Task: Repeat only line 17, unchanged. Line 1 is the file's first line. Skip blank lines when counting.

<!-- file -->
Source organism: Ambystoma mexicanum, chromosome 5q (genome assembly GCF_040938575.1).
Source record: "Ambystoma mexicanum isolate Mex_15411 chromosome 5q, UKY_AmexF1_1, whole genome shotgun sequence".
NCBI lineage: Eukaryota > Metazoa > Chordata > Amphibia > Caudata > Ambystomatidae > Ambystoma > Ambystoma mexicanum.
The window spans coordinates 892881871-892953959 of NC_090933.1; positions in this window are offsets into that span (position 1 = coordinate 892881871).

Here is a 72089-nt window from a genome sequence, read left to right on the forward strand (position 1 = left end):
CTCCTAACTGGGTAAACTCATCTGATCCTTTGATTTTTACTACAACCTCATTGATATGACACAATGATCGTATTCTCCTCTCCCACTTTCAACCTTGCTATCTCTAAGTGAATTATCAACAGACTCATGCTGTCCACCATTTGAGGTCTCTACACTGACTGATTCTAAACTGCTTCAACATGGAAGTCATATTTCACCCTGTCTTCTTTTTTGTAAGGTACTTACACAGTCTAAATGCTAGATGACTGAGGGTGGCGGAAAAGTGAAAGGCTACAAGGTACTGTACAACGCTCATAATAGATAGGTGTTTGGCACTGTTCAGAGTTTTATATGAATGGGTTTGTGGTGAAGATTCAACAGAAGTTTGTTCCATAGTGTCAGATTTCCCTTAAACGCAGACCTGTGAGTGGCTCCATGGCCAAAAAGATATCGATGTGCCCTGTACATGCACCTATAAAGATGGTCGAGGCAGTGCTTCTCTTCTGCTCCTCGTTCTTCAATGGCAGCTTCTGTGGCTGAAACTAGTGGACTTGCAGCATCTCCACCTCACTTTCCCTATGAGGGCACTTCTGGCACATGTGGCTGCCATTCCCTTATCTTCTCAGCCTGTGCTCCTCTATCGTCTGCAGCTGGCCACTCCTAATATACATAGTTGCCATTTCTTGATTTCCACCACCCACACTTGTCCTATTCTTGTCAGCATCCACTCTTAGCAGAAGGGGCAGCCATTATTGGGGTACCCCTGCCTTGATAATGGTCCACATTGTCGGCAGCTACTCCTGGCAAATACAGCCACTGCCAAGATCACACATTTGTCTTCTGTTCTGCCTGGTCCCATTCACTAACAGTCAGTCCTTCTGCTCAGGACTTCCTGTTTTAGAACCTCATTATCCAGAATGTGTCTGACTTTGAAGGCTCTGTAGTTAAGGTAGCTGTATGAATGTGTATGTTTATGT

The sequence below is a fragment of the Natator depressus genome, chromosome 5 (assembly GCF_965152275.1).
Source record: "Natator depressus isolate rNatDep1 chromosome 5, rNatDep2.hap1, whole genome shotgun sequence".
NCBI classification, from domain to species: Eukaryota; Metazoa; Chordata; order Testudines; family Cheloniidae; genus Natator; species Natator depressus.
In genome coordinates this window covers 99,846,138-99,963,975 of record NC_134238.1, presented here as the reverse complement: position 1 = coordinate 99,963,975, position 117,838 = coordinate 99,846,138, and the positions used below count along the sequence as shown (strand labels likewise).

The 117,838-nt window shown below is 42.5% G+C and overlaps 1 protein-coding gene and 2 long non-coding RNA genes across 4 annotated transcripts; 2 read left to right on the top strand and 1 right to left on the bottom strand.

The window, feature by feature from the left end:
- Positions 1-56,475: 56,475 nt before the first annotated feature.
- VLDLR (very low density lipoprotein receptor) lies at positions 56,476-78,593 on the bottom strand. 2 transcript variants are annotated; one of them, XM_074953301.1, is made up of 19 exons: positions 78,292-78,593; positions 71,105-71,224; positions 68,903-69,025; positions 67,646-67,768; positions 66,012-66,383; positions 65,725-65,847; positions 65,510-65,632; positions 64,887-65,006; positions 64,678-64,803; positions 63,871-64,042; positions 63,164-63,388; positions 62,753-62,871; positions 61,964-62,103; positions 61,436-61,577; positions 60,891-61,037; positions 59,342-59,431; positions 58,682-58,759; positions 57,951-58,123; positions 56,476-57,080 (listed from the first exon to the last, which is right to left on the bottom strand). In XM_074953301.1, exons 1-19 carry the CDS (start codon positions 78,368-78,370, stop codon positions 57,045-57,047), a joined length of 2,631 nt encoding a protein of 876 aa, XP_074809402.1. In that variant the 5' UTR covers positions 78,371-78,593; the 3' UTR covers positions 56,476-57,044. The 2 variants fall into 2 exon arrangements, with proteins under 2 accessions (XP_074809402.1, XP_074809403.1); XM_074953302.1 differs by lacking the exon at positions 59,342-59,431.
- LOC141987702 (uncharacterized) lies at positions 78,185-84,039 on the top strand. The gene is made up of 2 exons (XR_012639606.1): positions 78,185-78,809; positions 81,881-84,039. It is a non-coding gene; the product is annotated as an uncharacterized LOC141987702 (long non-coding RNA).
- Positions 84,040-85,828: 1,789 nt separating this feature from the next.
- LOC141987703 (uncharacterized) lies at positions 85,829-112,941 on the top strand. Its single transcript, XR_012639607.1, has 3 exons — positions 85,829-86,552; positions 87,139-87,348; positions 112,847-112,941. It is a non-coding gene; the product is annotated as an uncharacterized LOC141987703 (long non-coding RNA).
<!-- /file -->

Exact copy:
- LOC141987703 (uncharacterized) lies at positions 85,829-112,941 on the top strand. Its single transcript, XR_012639607.1, has 3 exons — positions 85,829-86,552; positions 87,139-87,348; positions 112,847-112,941. It is a non-coding gene; the product is annotated as an uncharacterized LOC141987703 (long non-coding RNA).